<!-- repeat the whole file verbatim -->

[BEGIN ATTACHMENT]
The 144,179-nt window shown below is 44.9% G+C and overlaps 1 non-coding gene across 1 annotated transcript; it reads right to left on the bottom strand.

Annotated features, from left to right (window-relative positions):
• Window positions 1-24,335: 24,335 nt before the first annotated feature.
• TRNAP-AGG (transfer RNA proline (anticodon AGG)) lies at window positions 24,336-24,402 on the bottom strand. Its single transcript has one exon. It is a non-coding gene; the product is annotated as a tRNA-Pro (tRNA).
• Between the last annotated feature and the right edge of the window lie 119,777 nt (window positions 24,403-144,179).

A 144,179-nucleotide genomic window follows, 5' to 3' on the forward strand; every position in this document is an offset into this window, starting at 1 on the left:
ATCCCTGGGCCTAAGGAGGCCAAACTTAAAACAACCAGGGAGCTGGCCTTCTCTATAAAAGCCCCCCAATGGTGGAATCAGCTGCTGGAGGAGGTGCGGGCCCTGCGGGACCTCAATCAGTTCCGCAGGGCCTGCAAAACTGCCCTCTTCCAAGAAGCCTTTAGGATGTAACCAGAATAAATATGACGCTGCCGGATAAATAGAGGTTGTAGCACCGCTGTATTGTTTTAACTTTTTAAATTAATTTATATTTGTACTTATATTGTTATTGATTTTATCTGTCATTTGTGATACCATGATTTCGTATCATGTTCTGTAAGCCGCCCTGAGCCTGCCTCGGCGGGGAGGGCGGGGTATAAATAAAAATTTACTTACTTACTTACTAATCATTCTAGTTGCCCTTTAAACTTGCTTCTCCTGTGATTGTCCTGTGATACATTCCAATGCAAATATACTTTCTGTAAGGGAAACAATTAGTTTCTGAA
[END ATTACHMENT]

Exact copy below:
The 144,179-nt window shown below is 44.9% G+C and overlaps 1 non-coding gene across 1 annotated transcript; it reads right to left on the bottom strand.

Annotated features, from left to right (window-relative positions):
• Window positions 1-24,335: 24,335 nt before the first annotated feature.
• TRNAP-AGG (transfer RNA proline (anticodon AGG)) lies at window positions 24,336-24,402 on the bottom strand. Its single transcript has one exon. It is a non-coding gene; the product is annotated as a tRNA-Pro (tRNA).
• Between the last annotated feature and the right edge of the window lie 119,777 nt (window positions 24,403-144,179).

A 144,179-nucleotide genomic window follows, 5' to 3' on the forward strand; every position in this document is an offset into this window, starting at 1 on the left:
ATCCCTGGGCCTAAGGAGGCCAAACTTAAAACAACCAGGGAGCTGGCCTTCTCTATAAAAGCCCCCCAATGGTGGAATCAGCTGCTGGAGGAGGTGCGGGCCCTGCGGGACCTCAATCAGTTCCGCAGGGCCTGCAAAACTGCCCTCTTCCAAGAAGCCTTTAGGATGTAACCAGAATAAATATGACGCTGCCGGATAAATAGAGGTTGTAGCACCGCTGTATTGTTTTAACTTTTTAAATTAATTTATATTTGTACTTATATTGTTATTGATTTTATCTGTCATTTGTGATACCATGATTTCGTATCATGTTCTGTAAGCCGCCCTGAGCCTGCCTCGGCGGGGAGGGCGGGGTATAAATAAAAATTTACTTACTTACTTACTAATCATTCTAGTTGCCCTTTAAACTTGCTTCTCCTGTGATTGTCCTGTGATACATTCCAATGCAAATATACTTTCTGTAAGGGAAACAATTAGTTTCTGAA